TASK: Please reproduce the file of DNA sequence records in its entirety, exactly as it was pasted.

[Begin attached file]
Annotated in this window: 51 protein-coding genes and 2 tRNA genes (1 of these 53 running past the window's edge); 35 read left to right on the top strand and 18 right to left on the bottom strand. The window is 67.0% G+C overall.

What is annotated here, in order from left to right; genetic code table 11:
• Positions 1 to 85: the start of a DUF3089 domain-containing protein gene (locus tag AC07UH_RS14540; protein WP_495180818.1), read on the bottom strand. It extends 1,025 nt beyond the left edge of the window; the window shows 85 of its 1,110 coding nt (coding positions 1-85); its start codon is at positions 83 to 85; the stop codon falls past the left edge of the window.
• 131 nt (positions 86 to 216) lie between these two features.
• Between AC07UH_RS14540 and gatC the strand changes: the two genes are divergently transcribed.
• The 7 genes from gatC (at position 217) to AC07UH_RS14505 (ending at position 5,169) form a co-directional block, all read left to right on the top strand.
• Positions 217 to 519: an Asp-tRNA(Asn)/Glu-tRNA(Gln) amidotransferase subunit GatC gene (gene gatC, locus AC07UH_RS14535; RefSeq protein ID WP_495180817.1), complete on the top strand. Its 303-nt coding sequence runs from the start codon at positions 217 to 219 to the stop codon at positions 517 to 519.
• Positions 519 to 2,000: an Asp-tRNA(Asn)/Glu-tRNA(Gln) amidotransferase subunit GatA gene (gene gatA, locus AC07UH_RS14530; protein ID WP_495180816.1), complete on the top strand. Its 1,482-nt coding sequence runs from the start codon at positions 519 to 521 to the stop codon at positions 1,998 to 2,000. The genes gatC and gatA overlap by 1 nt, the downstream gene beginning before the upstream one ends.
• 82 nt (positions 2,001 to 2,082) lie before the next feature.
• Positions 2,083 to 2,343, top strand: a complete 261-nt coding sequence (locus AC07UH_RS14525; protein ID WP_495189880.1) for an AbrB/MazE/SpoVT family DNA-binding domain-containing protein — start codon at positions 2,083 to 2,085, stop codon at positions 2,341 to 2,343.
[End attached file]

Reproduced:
Annotated in this window: 51 protein-coding genes and 2 tRNA genes (1 of these 53 running past the window's edge); 35 read left to right on the top strand and 18 right to left on the bottom strand. The window is 67.0% G+C overall.

What is annotated here, in order from left to right; genetic code table 11:
• Positions 1 to 85: the start of a DUF3089 domain-containing protein gene (locus tag AC07UH_RS14540; protein WP_495180818.1), read on the bottom strand. It extends 1,025 nt beyond the left edge of the window; the window shows 85 of its 1,110 coding nt (coding positions 1-85); its start codon is at positions 83 to 85; the stop codon falls past the left edge of the window.
• 131 nt (positions 86 to 216) lie between these two features.
• Between AC07UH_RS14540 and gatC the strand changes: the two genes are divergently transcribed.
• The 7 genes from gatC (at position 217) to AC07UH_RS14505 (ending at position 5,169) form a co-directional block, all read left to right on the top strand.
• Positions 217 to 519: an Asp-tRNA(Asn)/Glu-tRNA(Gln) amidotransferase subunit GatC gene (gene gatC, locus AC07UH_RS14535; RefSeq protein ID WP_495180817.1), complete on the top strand. Its 303-nt coding sequence runs from the start codon at positions 217 to 219 to the stop codon at positions 517 to 519.
• Positions 519 to 2,000: an Asp-tRNA(Asn)/Glu-tRNA(Gln) amidotransferase subunit GatA gene (gene gatA, locus AC07UH_RS14530; protein ID WP_495180816.1), complete on the top strand. Its 1,482-nt coding sequence runs from the start codon at positions 519 to 521 to the stop codon at positions 1,998 to 2,000. The genes gatC and gatA overlap by 1 nt, the downstream gene beginning before the upstream one ends.
• 82 nt (positions 2,001 to 2,082) lie before the next feature.
• Positions 2,083 to 2,343, top strand: a complete 261-nt coding sequence (locus AC07UH_RS14525; protein ID WP_495189880.1) for an AbrB/MazE/SpoVT family DNA-binding domain-containing protein — start codon at positions 2,083 to 2,085, stop codon at positions 2,341 to 2,343.